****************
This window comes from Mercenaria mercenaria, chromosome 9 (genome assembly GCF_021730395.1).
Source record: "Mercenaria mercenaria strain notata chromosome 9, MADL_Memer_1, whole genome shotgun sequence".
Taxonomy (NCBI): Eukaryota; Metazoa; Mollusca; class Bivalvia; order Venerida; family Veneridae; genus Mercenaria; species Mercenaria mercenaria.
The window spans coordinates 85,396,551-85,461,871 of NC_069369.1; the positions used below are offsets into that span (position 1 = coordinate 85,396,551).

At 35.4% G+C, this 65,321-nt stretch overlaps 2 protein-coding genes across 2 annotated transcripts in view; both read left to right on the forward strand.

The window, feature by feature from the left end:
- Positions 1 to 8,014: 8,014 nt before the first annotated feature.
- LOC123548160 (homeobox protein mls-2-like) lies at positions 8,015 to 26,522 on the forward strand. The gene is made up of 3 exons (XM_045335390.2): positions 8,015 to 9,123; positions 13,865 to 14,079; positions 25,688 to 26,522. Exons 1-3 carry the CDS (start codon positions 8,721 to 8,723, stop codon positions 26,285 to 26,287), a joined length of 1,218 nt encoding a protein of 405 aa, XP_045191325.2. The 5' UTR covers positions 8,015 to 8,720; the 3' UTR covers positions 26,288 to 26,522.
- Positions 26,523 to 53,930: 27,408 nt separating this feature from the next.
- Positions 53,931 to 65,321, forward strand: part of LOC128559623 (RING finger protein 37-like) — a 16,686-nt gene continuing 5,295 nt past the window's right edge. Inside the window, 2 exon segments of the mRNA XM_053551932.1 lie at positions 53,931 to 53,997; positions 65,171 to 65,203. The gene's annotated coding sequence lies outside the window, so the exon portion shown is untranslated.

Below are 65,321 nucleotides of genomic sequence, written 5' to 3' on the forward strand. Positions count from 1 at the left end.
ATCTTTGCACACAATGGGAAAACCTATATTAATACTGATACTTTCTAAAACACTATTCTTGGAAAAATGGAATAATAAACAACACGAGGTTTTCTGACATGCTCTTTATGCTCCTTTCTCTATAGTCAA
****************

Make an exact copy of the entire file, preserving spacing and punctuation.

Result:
This window comes from Mercenaria mercenaria, chromosome 9 (genome assembly GCF_021730395.1).
Source record: "Mercenaria mercenaria strain notata chromosome 9, MADL_Memer_1, whole genome shotgun sequence".
Taxonomy (NCBI): Eukaryota; Metazoa; Mollusca; class Bivalvia; order Venerida; family Veneridae; genus Mercenaria; species Mercenaria mercenaria.
The window spans coordinates 85,396,551-85,461,871 of NC_069369.1; the positions used below are offsets into that span (position 1 = coordinate 85,396,551).

At 35.4% G+C, this 65,321-nt stretch overlaps 2 protein-coding genes across 2 annotated transcripts in view; both read left to right on the forward strand.

The window, feature by feature from the left end:
- Positions 1 to 8,014: 8,014 nt before the first annotated feature.
- LOC123548160 (homeobox protein mls-2-like) lies at positions 8,015 to 26,522 on the forward strand. The gene is made up of 3 exons (XM_045335390.2): positions 8,015 to 9,123; positions 13,865 to 14,079; positions 25,688 to 26,522. Exons 1-3 carry the CDS (start codon positions 8,721 to 8,723, stop codon positions 26,285 to 26,287), a joined length of 1,218 nt encoding a protein of 405 aa, XP_045191325.2. The 5' UTR covers positions 8,015 to 8,720; the 3' UTR covers positions 26,288 to 26,522.
- Positions 26,523 to 53,930: 27,408 nt separating this feature from the next.
- Positions 53,931 to 65,321, forward strand: part of LOC128559623 (RING finger protein 37-like) — a 16,686-nt gene continuing 5,295 nt past the window's right edge. Inside the window, 2 exon segments of the mRNA XM_053551932.1 lie at positions 53,931 to 53,997; positions 65,171 to 65,203. The gene's annotated coding sequence lies outside the window, so the exon portion shown is untranslated.

Below are 65,321 nucleotides of genomic sequence, written 5' to 3' on the forward strand. Positions count from 1 at the left end.
ATCTTTGCACACAATGGGAAAACCTATATTAATACTGATACTTTCTAAAACACTATTCTTGGAAAAATGGAATAATAAACAACACGAGGTTTTCTGACATGCTCTTTATGCTCCTTTCTCTATAGTCAA